UNLABELLED - Neoadjuvant chemotherapy (NAC) induces a pathologic complete response (pCR) in approximately 30% of patients with triple-negative breast cancers (TNBC). In patients lacking a pCR, NAC selects a subpopulation of chemotherapy-resistant tumor cells. To understand the molecular underpinnings driving treatment-resistant TNBCs, we performed comprehensive molecular analyses on the residual disease of 74 clinically defined TNBCs after NAC, including next-generation sequencing (NGS) on 20 matched pretreatment biopsies. Combined NGS and digital RNA expression analysis identified diverse molecular lesions and pathway activation in drug-resistant tumor cells. Ninety percent of the tumors contained a genetic alteration potentially treatable with a currently available targeted therapy. Thus, profiling residual TNBCs after NAC identifies targetable molecular lesions in the chemotherapy-resistant component of the tumor, which may mirror micrometastases destined to recur clinically. These data can guide biomarker-driven adjuvant studies targeting these micrometastases to improve the outcome of patients with TNBC who do not respond completely to NAC.
SIGNIFICANCE - This study demonstrates the spectrum of genomic alterations present in residual TNBC after NAC. Because TNBCs that do not achieve a CR after NAC are likely to recur as metastatic disease at variable times after surgery, these alterations may guide the selection of targeted therapies immediately after mastectomy before these metastases become evident.
2013 AACR
1 Communities
9 Members
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17 MeSH Terms
Autonomic nerve development contributes to prostate cancer progression.
Magnon C, Hall SJ, Lin J, Xue X, Gerber L, Freedland SJ, Frenette PS
(2013) Science 341: 1236361
MeSH Terms: Adenocarcinoma, Adrenergic Fibers, Animals, Autonomic Nervous System, Cell Line, Tumor, Cell Transformation, Neoplastic, Cholinergic Fibers, Disease Progression, Genes, myc, Humans, Male, Mice, Mice, Transgenic, Neoplasm Invasiveness, Neoplasm Transplantation, Nerve Net, Neurogenesis, Parasympathetic Nervous System, Promoter Regions, Genetic, Prostate, Prostatic Neoplasms
Show Abstract · Added August 6, 2013
Nerves are a common feature of the microenvironment, but their role in tumor growth and progression remains unclear. We found that the formation of autonomic nerve fibers in the prostate gland regulates prostate cancer development and dissemination in mouse models. The early phases of tumor development were prevented by chemical or surgical sympathectomy and by genetic deletion of stromal β2- and β3-adrenergic receptors. Tumors were also infiltrated by parasympathetic cholinergic fibers that promoted cancer dissemination. Cholinergic-induced tumor invasion and metastasis were inhibited by pharmacological blockade or genetic disruption of the stromal type 1 muscarinic receptor, leading to improved survival of the mice. A retrospective blinded analysis of prostate adenocarcinoma specimens from 43 patients revealed that the densities of sympathetic and parasympathetic nerve fibers in tumor and surrounding normal tissue, respectively, were associated with poor clinical outcomes. These findings may lead to novel therapeutic approaches for prostate cancer.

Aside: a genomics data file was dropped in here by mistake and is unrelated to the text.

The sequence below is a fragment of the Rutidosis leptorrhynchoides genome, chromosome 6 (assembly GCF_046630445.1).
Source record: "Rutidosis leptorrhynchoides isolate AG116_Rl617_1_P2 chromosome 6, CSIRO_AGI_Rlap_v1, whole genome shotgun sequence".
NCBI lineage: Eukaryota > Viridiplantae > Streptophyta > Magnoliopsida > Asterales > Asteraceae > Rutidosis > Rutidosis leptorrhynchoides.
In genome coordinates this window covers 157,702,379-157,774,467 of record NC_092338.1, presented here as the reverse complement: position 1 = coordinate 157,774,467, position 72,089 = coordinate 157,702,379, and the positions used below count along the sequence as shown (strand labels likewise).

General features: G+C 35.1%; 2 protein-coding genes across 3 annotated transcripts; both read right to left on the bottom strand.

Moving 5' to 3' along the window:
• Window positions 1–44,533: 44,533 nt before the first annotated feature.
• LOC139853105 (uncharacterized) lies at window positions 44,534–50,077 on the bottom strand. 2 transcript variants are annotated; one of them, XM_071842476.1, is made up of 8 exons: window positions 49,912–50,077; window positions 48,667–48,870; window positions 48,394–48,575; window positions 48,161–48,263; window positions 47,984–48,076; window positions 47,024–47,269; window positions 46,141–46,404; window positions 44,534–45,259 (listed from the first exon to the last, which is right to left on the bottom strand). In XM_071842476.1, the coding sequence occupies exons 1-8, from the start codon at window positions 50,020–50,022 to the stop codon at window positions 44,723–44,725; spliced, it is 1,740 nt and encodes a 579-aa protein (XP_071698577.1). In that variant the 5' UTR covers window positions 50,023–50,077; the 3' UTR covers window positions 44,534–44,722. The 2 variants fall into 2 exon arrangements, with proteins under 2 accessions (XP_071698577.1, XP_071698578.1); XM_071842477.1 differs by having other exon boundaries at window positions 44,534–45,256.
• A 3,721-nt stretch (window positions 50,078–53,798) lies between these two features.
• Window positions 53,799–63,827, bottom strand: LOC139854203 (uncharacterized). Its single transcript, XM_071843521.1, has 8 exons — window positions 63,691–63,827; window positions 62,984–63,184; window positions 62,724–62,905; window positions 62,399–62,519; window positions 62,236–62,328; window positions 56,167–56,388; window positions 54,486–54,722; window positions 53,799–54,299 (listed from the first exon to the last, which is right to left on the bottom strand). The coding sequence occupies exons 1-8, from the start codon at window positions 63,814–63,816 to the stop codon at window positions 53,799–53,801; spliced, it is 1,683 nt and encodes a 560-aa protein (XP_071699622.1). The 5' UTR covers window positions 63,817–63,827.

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21 MeSH Terms
Domain-specific c-Myc ubiquitylation controls c-Myc transcriptional and apoptotic activity.
Zhang Q, Spears E, Boone DN, Li Z, Gregory MA, Hann SR
(2013) Proc Natl Acad Sci U S A 110: 978-83
MeSH Terms: Amino Acid Substitution, Animals, Apoptosis, Binding, Competitive, Cell Transformation, Neoplastic, Cells, Cultured, Cyclin-Dependent Kinase Inhibitor p16, Early Growth Response Protein 1, Gene Knockout Techniques, Genes, myc, HeLa Cells, Humans, Mice, Mutagenesis, Site-Directed, Protein Structure, Tertiary, Proto-Oncogene Proteins c-myc, S-Phase Kinase-Associated Proteins, Transcription, Genetic, Ubiquitination